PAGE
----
In places of work in the labor administration offices, job cuts have been carried out every year. The number of employees decreased to 21,193 from 23,678 between 1997 and 2013. By contrast, non-permanent employees have been increasing year by year. About 20,000 non-permanent workers are working at the public job placement offices. More than half of consultation work for general jobs is assigned to non-permanent workers. Costs for hiring non-permanent workers are a part of the operation costs, the amount of which is determined by the Diet (parliament) every year. For this reason, non-permanent workers must renew their contract every year. Their jobs are very precarious.
At the same time, however, many of these non-permanent workers are doing professional jobs. There are many who are qualified as professional career counselor, industrial counselor, etc. One needs to undergo a course of special education and practical training in order to be qualified to become a professional worker. If one wants to receive such education, you have to pay for it. There are many who participate in professional seminars and training sessions on weekends even after being qualified as a particular professional worker in order to enhance their professional knowledge and improve skills.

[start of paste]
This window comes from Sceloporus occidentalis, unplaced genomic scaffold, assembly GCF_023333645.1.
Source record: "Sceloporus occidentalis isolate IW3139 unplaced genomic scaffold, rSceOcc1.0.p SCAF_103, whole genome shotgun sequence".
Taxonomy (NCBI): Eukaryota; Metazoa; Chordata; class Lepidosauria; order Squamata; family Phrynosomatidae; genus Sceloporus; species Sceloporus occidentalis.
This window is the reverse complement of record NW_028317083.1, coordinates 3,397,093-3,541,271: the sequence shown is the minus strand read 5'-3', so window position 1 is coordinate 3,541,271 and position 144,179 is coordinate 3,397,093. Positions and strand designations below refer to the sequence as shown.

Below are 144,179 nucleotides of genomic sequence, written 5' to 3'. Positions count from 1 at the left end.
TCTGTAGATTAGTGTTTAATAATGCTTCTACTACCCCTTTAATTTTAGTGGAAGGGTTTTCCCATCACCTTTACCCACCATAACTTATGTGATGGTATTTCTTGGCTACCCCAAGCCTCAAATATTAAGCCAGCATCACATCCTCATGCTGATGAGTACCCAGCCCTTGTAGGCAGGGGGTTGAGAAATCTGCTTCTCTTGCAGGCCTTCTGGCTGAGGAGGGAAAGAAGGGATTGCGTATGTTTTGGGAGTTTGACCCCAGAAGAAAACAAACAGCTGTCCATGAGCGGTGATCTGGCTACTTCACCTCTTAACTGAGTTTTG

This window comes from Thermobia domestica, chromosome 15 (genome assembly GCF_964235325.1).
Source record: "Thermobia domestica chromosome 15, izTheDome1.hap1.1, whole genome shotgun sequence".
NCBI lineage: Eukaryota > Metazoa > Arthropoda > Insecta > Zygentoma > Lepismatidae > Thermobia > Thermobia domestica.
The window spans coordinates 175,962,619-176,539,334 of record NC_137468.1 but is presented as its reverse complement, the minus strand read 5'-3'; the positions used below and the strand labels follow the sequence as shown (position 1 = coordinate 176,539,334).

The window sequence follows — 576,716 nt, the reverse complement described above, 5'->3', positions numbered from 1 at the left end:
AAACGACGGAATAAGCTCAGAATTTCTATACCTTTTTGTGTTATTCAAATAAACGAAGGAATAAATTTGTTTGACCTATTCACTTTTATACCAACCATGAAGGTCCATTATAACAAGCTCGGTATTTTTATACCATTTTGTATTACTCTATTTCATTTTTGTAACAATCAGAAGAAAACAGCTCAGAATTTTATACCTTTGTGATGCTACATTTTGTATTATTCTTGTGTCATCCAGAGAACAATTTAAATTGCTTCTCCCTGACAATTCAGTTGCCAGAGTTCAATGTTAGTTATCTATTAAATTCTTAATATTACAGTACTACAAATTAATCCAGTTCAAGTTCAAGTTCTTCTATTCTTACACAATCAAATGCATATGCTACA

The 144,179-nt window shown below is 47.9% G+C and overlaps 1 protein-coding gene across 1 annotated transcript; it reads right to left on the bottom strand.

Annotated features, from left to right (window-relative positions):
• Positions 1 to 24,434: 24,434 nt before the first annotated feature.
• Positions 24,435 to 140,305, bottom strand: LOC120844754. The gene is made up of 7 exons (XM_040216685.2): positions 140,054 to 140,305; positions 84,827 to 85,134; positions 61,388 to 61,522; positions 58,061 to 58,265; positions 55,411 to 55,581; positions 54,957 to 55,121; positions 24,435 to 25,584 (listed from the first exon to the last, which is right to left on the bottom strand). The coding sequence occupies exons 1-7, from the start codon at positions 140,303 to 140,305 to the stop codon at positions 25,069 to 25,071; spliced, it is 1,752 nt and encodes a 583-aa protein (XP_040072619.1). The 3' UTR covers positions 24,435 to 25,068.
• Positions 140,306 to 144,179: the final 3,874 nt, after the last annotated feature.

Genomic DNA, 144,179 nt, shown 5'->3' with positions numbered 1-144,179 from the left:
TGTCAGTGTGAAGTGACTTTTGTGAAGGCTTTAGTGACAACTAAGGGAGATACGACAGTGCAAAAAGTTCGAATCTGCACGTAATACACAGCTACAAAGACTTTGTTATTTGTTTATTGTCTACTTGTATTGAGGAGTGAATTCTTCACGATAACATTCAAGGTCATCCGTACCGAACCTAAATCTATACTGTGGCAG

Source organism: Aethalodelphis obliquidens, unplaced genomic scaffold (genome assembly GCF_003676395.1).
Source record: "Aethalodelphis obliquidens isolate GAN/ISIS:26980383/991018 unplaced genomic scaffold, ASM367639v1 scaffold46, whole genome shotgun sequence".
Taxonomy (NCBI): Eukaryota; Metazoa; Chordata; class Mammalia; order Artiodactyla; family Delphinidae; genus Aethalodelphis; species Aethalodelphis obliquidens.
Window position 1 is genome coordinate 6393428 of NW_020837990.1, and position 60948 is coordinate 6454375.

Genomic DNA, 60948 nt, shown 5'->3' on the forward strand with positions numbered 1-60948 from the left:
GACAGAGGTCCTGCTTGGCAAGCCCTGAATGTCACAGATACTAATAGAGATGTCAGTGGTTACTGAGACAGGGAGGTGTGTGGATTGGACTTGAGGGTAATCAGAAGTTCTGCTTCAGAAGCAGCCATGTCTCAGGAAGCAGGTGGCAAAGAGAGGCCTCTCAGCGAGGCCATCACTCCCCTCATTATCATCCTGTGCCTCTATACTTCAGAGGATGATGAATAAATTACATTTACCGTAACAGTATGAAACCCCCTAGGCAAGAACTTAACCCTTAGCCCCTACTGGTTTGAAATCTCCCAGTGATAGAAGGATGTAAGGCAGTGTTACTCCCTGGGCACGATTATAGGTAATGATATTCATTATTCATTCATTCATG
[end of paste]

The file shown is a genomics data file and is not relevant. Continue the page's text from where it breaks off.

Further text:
One must not forget that many non-permanent workers in government offices have high sense of mission. In the wake of the March 11, 2011 earthquake and tsunami in northeastern Japan, many of them reached out to survivors and listen to their needs and uncertainty. Many of those non-permanent workers, who were also survivors of the disaster, encouraged the victims and help them in paperwork, sometimes working until late at night.
Administrative “cost-effectiveness” creates working poor